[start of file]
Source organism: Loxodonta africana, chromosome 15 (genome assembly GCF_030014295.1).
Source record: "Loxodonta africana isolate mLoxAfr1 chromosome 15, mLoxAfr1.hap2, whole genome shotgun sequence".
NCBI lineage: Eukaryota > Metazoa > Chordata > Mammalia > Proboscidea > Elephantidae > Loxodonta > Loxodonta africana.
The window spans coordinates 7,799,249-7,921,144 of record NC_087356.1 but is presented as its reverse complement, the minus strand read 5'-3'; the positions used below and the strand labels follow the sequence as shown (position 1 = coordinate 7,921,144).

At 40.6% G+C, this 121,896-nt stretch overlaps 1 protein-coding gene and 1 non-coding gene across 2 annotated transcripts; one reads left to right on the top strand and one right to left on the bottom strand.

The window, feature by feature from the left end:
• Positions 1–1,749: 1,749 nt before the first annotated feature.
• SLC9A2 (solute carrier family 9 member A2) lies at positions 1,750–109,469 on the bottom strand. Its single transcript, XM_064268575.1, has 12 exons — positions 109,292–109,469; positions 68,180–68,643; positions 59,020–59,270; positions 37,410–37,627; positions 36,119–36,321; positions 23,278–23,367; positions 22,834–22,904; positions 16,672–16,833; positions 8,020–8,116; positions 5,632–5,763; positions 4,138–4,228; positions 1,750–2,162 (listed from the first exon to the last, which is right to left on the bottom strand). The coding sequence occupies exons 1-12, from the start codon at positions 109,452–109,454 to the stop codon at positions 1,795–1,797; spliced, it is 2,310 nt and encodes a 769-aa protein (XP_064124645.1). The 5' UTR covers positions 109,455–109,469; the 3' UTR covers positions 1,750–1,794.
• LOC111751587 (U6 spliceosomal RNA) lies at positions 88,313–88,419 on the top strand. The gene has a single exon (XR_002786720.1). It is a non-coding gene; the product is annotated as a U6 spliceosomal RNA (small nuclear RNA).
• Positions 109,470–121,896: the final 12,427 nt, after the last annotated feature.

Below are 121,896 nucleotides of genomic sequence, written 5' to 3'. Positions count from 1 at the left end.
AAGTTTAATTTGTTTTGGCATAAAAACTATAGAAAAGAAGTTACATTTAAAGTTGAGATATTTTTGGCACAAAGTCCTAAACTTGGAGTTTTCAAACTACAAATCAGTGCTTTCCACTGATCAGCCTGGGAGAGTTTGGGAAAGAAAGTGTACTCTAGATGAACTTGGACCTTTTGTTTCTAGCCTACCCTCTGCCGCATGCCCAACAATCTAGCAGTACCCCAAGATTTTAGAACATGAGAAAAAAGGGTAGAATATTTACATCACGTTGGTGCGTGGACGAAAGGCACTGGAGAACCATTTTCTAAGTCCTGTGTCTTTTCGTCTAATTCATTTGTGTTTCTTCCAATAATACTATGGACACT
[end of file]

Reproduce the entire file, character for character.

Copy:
Source organism: Loxodonta africana, chromosome 15 (genome assembly GCF_030014295.1).
Source record: "Loxodonta africana isolate mLoxAfr1 chromosome 15, mLoxAfr1.hap2, whole genome shotgun sequence".
NCBI lineage: Eukaryota > Metazoa > Chordata > Mammalia > Proboscidea > Elephantidae > Loxodonta > Loxodonta africana.
The window spans coordinates 7,799,249-7,921,144 of record NC_087356.1 but is presented as its reverse complement, the minus strand read 5'-3'; the positions used below and the strand labels follow the sequence as shown (position 1 = coordinate 7,921,144).

At 40.6% G+C, this 121,896-nt stretch overlaps 1 protein-coding gene and 1 non-coding gene across 2 annotated transcripts; one reads left to right on the top strand and one right to left on the bottom strand.

The window, feature by feature from the left end:
• Positions 1–1,749: 1,749 nt before the first annotated feature.
• SLC9A2 (solute carrier family 9 member A2) lies at positions 1,750–109,469 on the bottom strand. Its single transcript, XM_064268575.1, has 12 exons — positions 109,292–109,469; positions 68,180–68,643; positions 59,020–59,270; positions 37,410–37,627; positions 36,119–36,321; positions 23,278–23,367; positions 22,834–22,904; positions 16,672–16,833; positions 8,020–8,116; positions 5,632–5,763; positions 4,138–4,228; positions 1,750–2,162 (listed from the first exon to the last, which is right to left on the bottom strand). The coding sequence occupies exons 1-12, from the start codon at positions 109,452–109,454 to the stop codon at positions 1,795–1,797; spliced, it is 2,310 nt and encodes a 769-aa protein (XP_064124645.1). The 5' UTR covers positions 109,455–109,469; the 3' UTR covers positions 1,750–1,794.
• LOC111751587 (U6 spliceosomal RNA) lies at positions 88,313–88,419 on the top strand. The gene has a single exon (XR_002786720.1). It is a non-coding gene; the product is annotated as a U6 spliceosomal RNA (small nuclear RNA).
• Positions 109,470–121,896: the final 12,427 nt, after the last annotated feature.

Below are 121,896 nucleotides of genomic sequence, written 5' to 3'. Positions count from 1 at the left end.
AAGTTTAATTTGTTTTGGCATAAAAACTATAGAAAAGAAGTTACATTTAAAGTTGAGATATTTTTGGCACAAAGTCCTAAACTTGGAGTTTTCAAACTACAAATCAGTGCTTTCCACTGATCAGCCTGGGAGAGTTTGGGAAAGAAAGTGTACTCTAGATGAACTTGGACCTTTTGTTTCTAGCCTACCCTCTGCCGCATGCCCAACAATCTAGCAGTACCCCAAGATTTTAGAACATGAGAAAAAAGGGTAGAATATTTACATCACGTTGGTGCGTGGACGAAAGGCACTGGAGAACCATTTTCTAAGTCCTGTGTCTTTTCGTCTAATTCATTTGTGTTTCTTCCAATAATACTATGGACACT